You Can't Sit Down

Earlier this week, I read a post on The Wall Street Journal's "At Work" blog about the treadmill desk.  I will come back to the article shortly, but for those that haven't seen or heard about this product, it's a treadmill that only goes up to two miles-per-hour and has a desk surface that allows you to work while walking.

lifespan-fitness-treadmill-desk
lifespan-fitness-treadmill-desk

I first saw one in person when touring a new office suite environment about two years ago and dismissed it  immediately as a gimmick. When touring CBRE's new Downtown LA office last year, I saw another one. I asked Lew Horne, the leader of the LA region and driving force behind the new office, if anyone used it. His answer shocked me. "All the time," he said.

He then went on to tell me that there is a growing consensus among health professionals that sitting is the new smoking and since a healthier workforce is a more efficient workforce, the new space was designed to encourage people not to sit. In addition to the treadmill station, there were several other standing stations. I even saw one woman standing on a piece of foam that is designed to keep you moving, even while standing in place. And the more people move around, the more opportunity there is for collaboration, idea sharing, etc.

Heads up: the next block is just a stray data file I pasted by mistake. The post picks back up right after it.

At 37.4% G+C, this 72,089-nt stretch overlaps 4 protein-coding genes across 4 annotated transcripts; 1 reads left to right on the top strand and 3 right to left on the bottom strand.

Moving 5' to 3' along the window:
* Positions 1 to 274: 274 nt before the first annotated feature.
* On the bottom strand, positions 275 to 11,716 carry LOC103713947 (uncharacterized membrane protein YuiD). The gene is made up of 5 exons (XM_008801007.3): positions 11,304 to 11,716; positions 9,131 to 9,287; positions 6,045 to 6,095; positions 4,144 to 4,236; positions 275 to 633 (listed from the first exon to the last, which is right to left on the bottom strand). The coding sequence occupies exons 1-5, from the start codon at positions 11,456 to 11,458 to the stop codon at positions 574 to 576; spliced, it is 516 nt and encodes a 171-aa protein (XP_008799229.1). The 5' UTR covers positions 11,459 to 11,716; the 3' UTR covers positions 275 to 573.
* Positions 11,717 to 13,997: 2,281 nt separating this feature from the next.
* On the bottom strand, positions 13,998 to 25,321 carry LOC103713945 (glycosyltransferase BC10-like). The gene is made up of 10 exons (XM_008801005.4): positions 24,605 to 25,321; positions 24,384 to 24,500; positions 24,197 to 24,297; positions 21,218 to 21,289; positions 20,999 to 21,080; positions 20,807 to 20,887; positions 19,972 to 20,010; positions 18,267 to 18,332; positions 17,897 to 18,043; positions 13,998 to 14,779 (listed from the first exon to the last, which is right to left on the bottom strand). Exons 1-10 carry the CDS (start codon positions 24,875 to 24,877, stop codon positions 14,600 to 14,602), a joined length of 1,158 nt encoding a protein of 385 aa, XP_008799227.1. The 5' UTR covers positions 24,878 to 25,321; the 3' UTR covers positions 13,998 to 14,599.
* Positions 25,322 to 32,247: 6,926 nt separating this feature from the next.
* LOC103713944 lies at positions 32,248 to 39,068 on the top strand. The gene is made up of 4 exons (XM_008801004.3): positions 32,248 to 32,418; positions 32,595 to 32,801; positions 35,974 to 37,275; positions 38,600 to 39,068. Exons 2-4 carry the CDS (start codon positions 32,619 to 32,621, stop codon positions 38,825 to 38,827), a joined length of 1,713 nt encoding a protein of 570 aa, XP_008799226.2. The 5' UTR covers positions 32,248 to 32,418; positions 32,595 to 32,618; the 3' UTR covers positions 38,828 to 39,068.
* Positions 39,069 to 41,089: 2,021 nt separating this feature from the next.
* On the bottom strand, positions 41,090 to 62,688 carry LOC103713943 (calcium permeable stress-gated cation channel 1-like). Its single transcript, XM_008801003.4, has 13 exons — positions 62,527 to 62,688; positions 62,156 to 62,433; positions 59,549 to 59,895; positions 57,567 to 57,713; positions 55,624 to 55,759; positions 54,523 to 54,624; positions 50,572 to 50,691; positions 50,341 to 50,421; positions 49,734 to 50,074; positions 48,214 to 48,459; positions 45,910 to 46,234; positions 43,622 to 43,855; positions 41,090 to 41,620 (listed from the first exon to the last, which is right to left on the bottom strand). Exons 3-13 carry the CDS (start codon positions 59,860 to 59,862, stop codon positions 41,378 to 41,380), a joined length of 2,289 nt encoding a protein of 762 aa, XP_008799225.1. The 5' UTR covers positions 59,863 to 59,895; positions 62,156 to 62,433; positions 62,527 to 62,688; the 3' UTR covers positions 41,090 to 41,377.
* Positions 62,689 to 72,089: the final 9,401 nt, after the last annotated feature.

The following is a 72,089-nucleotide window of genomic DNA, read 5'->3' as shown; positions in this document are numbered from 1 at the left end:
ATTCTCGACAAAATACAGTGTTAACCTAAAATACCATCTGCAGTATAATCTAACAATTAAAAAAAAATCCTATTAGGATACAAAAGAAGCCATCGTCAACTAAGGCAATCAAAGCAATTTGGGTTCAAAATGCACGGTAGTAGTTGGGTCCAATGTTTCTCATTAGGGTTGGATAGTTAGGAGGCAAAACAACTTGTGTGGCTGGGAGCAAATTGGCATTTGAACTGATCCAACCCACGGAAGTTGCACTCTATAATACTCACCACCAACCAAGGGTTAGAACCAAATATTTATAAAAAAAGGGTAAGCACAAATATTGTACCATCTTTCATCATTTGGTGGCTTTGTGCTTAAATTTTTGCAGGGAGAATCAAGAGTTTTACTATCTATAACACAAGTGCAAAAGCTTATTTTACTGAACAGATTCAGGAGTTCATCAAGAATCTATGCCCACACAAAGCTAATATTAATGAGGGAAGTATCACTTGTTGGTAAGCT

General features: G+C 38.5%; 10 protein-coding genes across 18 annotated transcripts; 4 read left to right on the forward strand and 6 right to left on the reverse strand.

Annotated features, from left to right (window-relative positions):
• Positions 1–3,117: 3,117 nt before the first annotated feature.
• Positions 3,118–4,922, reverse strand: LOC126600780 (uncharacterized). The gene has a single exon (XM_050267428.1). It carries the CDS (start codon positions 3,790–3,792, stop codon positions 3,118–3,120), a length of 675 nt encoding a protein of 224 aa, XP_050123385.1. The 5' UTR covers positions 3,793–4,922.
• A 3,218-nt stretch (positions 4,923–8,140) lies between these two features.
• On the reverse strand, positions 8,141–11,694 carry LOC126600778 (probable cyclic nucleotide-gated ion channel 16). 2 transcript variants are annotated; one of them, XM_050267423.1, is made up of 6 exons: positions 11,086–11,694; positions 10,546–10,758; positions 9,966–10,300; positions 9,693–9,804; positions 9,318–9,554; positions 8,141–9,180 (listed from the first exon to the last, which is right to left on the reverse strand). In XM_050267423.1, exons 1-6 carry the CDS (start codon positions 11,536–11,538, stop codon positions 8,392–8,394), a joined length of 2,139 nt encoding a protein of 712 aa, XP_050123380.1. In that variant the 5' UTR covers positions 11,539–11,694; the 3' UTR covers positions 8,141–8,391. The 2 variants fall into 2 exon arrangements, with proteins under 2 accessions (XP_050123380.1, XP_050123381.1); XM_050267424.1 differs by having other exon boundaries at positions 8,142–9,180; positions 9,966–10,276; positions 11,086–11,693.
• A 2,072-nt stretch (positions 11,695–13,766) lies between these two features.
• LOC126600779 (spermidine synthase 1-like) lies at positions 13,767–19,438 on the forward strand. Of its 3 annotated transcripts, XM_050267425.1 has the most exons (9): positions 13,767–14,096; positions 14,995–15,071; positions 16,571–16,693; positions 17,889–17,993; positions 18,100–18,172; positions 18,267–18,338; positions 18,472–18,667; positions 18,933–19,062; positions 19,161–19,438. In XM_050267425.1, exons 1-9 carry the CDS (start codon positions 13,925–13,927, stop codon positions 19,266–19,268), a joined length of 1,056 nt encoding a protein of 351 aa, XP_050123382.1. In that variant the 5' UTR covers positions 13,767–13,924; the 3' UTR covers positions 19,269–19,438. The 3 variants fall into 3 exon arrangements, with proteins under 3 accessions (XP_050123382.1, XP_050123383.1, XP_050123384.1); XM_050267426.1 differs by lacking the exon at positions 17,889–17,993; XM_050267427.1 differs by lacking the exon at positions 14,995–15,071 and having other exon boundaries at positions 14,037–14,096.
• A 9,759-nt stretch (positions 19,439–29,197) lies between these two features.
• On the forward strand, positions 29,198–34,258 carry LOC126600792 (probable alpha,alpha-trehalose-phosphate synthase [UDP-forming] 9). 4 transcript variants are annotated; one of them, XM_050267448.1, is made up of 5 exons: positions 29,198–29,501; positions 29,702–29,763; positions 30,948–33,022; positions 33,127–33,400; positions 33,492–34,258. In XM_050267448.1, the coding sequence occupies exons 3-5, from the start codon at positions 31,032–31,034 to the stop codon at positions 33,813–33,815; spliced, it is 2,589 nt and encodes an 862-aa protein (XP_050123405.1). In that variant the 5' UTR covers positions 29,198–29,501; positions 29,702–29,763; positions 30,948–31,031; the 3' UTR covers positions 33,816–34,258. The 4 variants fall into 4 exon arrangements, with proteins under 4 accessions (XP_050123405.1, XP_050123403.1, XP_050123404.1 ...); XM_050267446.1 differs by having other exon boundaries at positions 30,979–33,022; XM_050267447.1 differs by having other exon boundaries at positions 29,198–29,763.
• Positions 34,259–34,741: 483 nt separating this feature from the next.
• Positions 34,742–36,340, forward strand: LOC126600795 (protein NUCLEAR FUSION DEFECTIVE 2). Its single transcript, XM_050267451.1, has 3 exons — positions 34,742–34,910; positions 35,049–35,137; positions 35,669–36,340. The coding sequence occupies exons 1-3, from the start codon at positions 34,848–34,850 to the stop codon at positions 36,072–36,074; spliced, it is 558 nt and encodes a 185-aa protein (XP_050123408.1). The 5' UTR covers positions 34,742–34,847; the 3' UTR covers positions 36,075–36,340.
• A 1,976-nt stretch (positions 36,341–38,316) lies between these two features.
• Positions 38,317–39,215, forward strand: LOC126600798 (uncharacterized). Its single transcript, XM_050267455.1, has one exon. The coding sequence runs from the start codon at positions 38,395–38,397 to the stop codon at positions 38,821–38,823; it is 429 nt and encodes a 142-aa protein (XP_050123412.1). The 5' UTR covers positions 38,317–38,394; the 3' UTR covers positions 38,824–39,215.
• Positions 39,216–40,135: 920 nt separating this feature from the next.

Back to The Wall Street Journal blog. A recent study by the University of Minnesota showed that workers who worked at the treadmill stations were more productive than their counterparts who sat all day. While there is an initial adjustment period, and it is certainly not recommended for the clumsy (people can fall) or those using fine motor skills, once people get acclimated, it works. Productivity, as scored by both the employees and their supervisors, increased significantly over a six month period.

I Googled "sitting is unhealthy" and there are over 7.3 million results.  "Smoking is unhealthy" yielded 8.3 million results.  "Workplace efficiency" yielded over 35 million results.  I will let you draw your own conclusions.

Coincidentally, Tuesday a friend asked me if I was using the pedometer function in my watch. I went on a bit of a rant saying I didn't care how many steps I took in a day. After reading about the productivity increase brought about by the treadmill desk, I not only want one for our office when it's redesigned, but I also turned on the pedometer function on my watch. Over 2700 steps so far today...and so many more to go.

JN